I listen to the nest of baby starlings outside my front window. In the midst of their morning song, I have picked out their attempts to recreate the sounds of car alarms, police sirens, foghorns from boats on Lake Union, cars accelerating, the cry of a toddler, doors shutting, and the calls of robins, crows, flickers, and a wide range of other birds that throng the trees and marshes near our home.
The song of the starling seems like a random melange of clicks, whistles, warbles, and otherwise incongruous chatter. But the starling does speak in a pattern—one that is barely perceptible to the human ear, but possible to decode. Philosophy professor and musician David Rothenberg wrote a lovely book called Why Birds Sing that delves into this very subject:
"Starlings eat everything, and they absorb all manner of peculiar sounds, choosing those that fit their own aesthetic... a full starling song, which takes about a minute to sing, is composed of four distinct kinds of phrases... [where] each [phrase] is repeated two or more times before the bird moves on to the next type... First, one or two descending whistles, out of a repertoire of two to twelve different kinds; then a quieter, continuous warbling, in which imitations of various birds living in the starling's territory are often inserted; the third part of the song is a series of rapid clicks, up to fifteen per second, a rattling or ratcheting with no clear breaks between; finally, the song concludes with loud, high-pitched squeals, repeated many times."
Mr. Rothenberg encourages us to listen to a starling after reading this description. "You'll immediately hear things you did not hear before," he says.
I did what he said, and he was right: the structure of the song was immediately perceptible. I could actually pick up the shifts between phases of the song.
But what still stood out for me through all the of the buzzing and clanking of this small poofy bird was his clattletrap accumulation of observed sounds. I often feel like my job as a designer is much like the starling's everyday song.
My daily task is to curate what I've observed—whether pictorial, linguistic, auditory, and so forth—and find opportunities to fold those details into my work. That work is composed of predetermined patterns made up of an ever-expanding repertoire of elements, blending the components of my client's brands with details that resonate with my personal aesthetic.
Often, we struggle against the patterns that underly what we create—but when you break these patterns with intent, the design you're crafting won't function properly. The meaning of the work veers into the realm of art and personal expression, instead of opening up more widely into public expression.
Or, another way to think about this: imagine a bird building a nest where, instead of resting their eggs on top of a finely woven bed of leaves and sticks, the eggs are resting under it. Not common bird behavior. The pattern of nest-making has been broken in a very unusual way, and the utility of the form has been intentionally lost. Some designers use this type of design behavior to great effect, but their work is not the norm—and their audience is intentionally narrowed by their choices.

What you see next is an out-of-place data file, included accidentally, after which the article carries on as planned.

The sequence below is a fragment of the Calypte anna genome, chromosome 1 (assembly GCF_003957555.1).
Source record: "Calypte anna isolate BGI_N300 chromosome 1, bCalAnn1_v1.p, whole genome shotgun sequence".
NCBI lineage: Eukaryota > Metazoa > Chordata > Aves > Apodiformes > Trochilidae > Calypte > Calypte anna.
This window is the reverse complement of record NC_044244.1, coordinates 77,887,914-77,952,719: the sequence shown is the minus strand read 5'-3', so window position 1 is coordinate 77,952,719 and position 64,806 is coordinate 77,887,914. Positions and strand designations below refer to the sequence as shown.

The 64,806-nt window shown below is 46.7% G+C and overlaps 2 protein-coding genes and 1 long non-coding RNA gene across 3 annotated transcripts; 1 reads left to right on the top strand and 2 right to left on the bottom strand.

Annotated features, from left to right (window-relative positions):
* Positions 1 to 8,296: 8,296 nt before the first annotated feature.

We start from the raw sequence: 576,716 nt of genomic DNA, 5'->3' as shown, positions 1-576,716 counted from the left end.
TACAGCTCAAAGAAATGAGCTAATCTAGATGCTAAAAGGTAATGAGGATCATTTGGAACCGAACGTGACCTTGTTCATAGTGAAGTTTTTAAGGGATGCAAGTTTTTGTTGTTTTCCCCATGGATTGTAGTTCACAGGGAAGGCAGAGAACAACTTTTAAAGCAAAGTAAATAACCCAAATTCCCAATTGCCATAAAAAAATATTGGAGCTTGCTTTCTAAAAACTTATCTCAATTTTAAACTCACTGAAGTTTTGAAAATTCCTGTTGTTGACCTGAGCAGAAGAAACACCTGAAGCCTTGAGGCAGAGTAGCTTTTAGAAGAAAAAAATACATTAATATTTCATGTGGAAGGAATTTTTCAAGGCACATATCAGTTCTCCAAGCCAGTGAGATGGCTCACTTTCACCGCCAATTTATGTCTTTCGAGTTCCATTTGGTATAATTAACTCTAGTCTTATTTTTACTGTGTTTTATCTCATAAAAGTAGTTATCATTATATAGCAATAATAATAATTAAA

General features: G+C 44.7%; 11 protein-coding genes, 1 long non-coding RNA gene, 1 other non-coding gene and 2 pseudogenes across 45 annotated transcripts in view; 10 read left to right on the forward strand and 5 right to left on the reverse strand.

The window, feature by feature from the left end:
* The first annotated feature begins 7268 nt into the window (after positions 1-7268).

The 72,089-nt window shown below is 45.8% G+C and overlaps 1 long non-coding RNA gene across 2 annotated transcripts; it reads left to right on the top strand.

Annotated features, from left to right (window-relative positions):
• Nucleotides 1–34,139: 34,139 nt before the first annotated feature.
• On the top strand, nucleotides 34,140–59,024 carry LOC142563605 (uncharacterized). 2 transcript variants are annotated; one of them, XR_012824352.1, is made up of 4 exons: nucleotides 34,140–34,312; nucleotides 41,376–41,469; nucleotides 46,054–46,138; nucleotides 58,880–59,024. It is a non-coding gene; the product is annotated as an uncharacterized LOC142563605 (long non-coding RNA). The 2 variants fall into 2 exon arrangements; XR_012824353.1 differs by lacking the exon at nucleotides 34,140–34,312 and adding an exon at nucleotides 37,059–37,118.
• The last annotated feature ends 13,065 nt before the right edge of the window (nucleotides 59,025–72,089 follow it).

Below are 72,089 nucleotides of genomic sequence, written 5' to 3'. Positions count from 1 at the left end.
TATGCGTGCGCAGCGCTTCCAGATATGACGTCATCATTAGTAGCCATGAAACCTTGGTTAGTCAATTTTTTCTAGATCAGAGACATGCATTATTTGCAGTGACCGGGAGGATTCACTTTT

I'm not saying this is a good or bad thing, as I love design work that has wit and intelligence, and there are many projects that require this approach. But the obverse is more often true: by trying to do something unique, the form of their design work is poorly asserted. Wit can't salvage miscommunication.
You've experienced this a million times. You look at a logo or an advertisement and you can't understand what you're looking at. Instead of a nest in front of you, it's a pile of leaves and sticks. Where do the eggs go?
The form within your design has to be perceivable in an intuitive manner—clearly visible only in the clarity of the message's expression. Other people don't look at designed artifacts like we do. It's like when mechanics drive cars. They hear a clanking under the hood, and start imagining which parts aren't functioning quite right. Everyone else, they just drive the car, listen to the radio, and drink their morning coffee while hoping that the express lanes aren't jammed up.
But there's a further, critical consideration here. For a design to be successful—and by that, I hope to imply great—there must be at least one detail within that design that is luminous. Much like the starling song being attractive and unusual to the human ear, when we hear the luminous detail of the baby crying amidst the clicks and whistles, we feel wonder.
It is a humble goal to design an artifact that contains even one little glimmer of wonder. So hard, and so rare to fulfill. Often I feel like it's a lifetime's work.
Yet there's a certain kind of satisfaction that comes from providing wonder that all can feel, however briefly, in one blinding flash. Amazing design, like great art, can cause you to rethink your life in a moment.
But as designers, we have to be prepared for the other side of that coin: that for design to function properly, its output dies and is eternally reborn. The idea of Keats's grecian urn—with its lovers lost in an unfulfilled embrace—will last forever. The iPod will be a footnote in history.
This is our Faustian bargain with human progress: it never ends, and it is always dying.
When you see a starling and they aren't caught up in their usual arguments and conversations, they are acquiring sounds. Once my wife and I found this out, we began trying to teach the starlings to say a single word. Whenever we see them on the power lines outside our window, we coo that single word over and over to them: "Hello... Hello... Hello..."
The hope is that in a few days, we will hear our own voices back, translated and submerged in that strange mechanical language they employ.
What a strange gift, this shallow mimicry.